Paul Marshall, the man behind the Lone Wolf moniker, has maintained a struggle against anxiety over the past three years following the release of his highly acclaimed sophomore album The Lovers, even to the point that some found it hard to believe that he would ever release new music again. At a time, this included Marshall himself, and it did, in fact, take something from which he drew a deep passion from to bring him back into the game. Third studio album Lodge is developed out of a heartfelt need to dedicate something to the actual Lodge, a studio-slash-converted barn where he had always felt most comfortable, as it was due to be taken apart. Locking himself up in the Lodge alongside David Wärmegård, trumpeter, for six days, the two had developed what is Marshall’s most palpably emotive work yet.
Featuring primarily Marshall’s piano work and Wärmgård’s soothing trumpet, the two create a sparse and haunting sonic landscape devoid of past dabblings in electronica which Lone Wolf had once been directly correlated towards. In the place of any form of synthetics comes a wholly organic work, trading out glass tables for strong chestnut, and placing Marshall’s emotional vocals bravely at the entire forefront of the operation. It’s a love letter chilling in its brutal honesty, aiming to move beyond the trite typicalities of what a musical depiction of an adoration or embracement usually envelopes to encapsulate the brooding, introverted sense of actual human thought.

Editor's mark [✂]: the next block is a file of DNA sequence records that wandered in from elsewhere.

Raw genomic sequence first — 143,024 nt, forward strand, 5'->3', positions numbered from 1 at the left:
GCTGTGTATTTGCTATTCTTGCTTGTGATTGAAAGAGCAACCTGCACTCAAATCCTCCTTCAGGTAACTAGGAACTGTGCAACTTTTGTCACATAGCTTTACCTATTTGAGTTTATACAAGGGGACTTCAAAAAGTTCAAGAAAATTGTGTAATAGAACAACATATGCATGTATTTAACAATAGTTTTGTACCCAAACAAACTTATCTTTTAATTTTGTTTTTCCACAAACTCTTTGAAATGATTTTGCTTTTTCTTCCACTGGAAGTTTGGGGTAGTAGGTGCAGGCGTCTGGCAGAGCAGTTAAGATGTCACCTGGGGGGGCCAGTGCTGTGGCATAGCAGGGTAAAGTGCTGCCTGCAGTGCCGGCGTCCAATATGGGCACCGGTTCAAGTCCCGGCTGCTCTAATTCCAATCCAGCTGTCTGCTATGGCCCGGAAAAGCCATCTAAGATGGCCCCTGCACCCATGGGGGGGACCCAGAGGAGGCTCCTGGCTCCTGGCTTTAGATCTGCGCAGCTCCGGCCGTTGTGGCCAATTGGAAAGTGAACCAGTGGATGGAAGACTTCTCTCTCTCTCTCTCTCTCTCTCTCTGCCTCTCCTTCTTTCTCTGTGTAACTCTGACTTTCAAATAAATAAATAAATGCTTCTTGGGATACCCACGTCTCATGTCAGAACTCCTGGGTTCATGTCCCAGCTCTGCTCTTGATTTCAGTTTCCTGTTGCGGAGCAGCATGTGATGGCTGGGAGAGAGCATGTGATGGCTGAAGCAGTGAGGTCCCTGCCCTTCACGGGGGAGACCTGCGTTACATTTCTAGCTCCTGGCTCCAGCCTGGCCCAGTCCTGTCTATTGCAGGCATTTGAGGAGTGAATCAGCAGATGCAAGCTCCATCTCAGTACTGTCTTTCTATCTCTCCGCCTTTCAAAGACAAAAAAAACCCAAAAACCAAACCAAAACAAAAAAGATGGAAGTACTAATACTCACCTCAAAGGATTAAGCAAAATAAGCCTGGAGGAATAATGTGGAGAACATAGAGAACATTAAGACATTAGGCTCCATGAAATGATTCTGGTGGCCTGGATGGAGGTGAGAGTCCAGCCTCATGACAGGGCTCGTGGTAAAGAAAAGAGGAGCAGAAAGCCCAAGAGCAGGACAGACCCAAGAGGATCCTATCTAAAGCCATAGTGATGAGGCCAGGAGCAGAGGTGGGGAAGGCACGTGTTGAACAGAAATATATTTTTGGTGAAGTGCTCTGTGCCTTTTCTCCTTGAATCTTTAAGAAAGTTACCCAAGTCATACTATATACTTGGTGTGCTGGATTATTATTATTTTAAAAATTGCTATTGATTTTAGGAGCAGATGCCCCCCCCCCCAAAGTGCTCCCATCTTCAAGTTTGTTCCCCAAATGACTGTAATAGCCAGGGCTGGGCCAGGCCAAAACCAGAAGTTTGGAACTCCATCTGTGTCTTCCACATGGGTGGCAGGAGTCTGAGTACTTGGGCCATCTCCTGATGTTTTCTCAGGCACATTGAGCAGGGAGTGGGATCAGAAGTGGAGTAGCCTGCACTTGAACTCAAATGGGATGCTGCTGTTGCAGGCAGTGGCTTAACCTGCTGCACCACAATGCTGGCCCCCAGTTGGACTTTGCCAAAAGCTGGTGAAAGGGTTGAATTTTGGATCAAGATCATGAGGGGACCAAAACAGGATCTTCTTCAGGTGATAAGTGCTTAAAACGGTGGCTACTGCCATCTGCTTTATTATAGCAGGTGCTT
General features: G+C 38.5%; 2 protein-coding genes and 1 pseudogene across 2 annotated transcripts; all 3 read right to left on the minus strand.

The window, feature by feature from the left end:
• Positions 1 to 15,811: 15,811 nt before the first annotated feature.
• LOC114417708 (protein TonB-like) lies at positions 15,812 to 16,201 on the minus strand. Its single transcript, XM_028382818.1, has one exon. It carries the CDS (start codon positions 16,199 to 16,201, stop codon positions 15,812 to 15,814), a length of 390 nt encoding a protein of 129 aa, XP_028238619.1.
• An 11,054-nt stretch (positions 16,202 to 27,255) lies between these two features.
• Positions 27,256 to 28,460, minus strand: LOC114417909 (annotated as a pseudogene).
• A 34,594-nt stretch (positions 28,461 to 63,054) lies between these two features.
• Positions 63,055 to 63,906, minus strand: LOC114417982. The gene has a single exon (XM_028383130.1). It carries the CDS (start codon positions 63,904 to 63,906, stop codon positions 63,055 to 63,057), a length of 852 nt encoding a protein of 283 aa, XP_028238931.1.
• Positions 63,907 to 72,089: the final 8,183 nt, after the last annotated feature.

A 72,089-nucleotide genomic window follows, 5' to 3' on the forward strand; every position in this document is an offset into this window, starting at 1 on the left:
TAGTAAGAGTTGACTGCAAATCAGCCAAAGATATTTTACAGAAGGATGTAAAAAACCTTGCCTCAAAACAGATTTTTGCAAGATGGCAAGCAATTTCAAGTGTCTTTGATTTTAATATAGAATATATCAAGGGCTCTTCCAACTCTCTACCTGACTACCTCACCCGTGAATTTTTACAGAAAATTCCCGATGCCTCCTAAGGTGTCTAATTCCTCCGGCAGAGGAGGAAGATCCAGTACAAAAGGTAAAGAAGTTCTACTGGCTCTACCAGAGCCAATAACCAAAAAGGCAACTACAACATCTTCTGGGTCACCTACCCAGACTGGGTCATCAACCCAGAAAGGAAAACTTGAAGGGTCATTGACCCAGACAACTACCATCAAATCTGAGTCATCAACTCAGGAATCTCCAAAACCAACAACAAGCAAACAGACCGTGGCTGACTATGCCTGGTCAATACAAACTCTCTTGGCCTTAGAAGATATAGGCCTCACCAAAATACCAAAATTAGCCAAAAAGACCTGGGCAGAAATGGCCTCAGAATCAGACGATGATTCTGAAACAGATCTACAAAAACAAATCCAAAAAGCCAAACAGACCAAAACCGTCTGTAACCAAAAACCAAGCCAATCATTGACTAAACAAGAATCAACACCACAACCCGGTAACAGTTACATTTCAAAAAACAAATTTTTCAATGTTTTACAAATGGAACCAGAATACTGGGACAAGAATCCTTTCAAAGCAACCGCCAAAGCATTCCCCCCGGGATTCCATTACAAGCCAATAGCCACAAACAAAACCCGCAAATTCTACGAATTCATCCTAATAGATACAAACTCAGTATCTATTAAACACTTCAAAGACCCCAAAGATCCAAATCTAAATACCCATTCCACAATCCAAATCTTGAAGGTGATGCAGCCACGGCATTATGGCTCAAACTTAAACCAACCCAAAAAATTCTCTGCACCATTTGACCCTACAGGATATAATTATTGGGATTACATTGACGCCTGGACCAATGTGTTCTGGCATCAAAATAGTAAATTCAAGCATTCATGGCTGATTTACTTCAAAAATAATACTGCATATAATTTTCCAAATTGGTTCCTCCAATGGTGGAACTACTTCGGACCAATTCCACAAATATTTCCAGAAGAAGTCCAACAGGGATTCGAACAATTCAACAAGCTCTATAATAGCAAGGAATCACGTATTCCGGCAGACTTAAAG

Marshall forthrightly bears his tussles with anxiety on his sleeve, exemplifying how easy it may be for him to slip back into wrongful temptation and a sad state of being. He’s not okay, stating quite frankly, for instance, a need to drink himself into a stupor on lead single “Give Up”. For what it’s worth, bearing his soul and emotions on this record displays a true folk artist’s characteristic effort to display all facets of the human being, even throughout the bad. It makes for an evocative release, given the palpable sentiment showcased from beginning to end. Lodge, case in point, is Lone Wolf’s best album yet. We, for a few, hope that there’s still more to come.
Words: Jonathan Frahm